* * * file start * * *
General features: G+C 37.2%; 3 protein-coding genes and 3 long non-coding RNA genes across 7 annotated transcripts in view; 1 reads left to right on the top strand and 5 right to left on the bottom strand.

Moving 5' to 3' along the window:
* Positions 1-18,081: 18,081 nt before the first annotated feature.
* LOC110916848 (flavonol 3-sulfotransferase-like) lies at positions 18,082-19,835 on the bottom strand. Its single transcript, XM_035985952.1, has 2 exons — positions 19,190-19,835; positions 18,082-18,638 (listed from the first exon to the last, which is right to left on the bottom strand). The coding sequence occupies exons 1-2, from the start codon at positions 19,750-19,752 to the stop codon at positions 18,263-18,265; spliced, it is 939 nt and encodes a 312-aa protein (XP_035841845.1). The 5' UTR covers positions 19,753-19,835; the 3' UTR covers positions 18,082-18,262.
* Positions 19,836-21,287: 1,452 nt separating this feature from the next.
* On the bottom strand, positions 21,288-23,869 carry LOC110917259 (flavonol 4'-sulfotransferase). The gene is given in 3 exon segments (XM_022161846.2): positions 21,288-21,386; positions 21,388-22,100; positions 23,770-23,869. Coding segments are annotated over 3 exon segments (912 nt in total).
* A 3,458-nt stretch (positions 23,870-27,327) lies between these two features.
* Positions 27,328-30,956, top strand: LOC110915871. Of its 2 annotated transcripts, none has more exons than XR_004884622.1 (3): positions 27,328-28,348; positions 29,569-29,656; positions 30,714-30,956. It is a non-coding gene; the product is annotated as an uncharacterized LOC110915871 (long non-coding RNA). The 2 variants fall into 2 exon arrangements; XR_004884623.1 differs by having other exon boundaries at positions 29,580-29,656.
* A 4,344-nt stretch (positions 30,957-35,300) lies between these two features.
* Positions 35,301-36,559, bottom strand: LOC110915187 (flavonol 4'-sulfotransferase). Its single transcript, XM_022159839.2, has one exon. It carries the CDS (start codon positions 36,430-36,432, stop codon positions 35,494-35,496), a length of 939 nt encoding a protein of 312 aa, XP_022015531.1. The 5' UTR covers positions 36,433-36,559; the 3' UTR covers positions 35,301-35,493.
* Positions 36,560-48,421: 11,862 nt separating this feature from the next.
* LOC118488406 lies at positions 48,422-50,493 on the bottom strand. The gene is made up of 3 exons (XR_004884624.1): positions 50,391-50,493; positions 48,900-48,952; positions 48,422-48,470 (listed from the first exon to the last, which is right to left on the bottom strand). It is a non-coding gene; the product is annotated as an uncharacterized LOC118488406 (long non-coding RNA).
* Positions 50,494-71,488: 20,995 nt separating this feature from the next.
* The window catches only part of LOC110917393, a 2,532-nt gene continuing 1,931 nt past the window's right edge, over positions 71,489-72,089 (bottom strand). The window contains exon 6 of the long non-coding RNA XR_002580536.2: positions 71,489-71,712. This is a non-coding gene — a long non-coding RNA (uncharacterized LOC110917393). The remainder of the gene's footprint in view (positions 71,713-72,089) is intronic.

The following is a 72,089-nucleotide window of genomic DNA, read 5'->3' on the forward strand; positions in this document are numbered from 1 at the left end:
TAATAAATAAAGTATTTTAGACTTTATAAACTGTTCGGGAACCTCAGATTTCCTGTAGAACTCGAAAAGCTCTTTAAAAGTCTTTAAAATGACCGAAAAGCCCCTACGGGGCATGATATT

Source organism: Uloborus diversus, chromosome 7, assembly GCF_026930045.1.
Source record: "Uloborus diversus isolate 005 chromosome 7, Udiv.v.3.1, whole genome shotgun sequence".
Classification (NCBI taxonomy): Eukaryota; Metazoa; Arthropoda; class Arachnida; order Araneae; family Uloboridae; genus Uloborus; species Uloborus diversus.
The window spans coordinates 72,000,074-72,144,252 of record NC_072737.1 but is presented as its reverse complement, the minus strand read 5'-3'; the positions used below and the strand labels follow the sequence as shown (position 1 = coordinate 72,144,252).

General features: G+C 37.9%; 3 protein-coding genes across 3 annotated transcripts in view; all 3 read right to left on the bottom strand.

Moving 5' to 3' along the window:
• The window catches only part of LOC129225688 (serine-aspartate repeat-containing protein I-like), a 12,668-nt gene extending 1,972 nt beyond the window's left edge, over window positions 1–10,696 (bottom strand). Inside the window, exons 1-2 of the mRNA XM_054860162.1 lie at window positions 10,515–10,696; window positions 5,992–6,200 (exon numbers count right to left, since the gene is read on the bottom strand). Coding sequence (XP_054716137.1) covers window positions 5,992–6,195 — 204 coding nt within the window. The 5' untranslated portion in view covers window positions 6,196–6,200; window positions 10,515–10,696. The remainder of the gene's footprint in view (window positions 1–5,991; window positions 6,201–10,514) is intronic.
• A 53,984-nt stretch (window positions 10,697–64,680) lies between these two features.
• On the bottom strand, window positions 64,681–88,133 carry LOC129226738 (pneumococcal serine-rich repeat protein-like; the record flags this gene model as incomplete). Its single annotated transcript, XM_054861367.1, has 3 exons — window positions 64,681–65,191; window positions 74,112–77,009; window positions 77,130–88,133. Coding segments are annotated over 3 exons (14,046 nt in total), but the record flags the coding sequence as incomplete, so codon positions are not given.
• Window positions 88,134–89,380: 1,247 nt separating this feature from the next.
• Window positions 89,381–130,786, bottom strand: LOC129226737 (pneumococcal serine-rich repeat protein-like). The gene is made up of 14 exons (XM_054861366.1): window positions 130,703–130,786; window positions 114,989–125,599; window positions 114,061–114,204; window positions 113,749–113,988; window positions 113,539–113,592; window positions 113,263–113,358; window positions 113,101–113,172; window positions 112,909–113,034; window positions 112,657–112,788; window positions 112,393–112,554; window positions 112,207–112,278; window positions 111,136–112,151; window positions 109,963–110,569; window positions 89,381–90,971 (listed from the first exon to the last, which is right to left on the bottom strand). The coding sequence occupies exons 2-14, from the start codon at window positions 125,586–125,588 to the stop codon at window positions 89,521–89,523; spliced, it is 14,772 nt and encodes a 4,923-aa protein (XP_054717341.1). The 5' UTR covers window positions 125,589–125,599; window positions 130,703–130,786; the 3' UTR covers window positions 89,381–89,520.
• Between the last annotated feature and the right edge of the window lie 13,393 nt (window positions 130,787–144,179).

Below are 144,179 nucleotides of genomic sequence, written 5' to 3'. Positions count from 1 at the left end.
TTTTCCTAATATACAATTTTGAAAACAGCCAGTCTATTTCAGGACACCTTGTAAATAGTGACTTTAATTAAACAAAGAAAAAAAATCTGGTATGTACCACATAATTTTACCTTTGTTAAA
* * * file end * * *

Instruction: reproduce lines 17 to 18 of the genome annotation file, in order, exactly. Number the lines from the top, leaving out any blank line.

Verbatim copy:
Source organism: Uloborus diversus, chromosome 7, assembly GCF_026930045.1.
Source record: "Uloborus diversus isolate 005 chromosome 7, Udiv.v.3.1, whole genome shotgun sequence".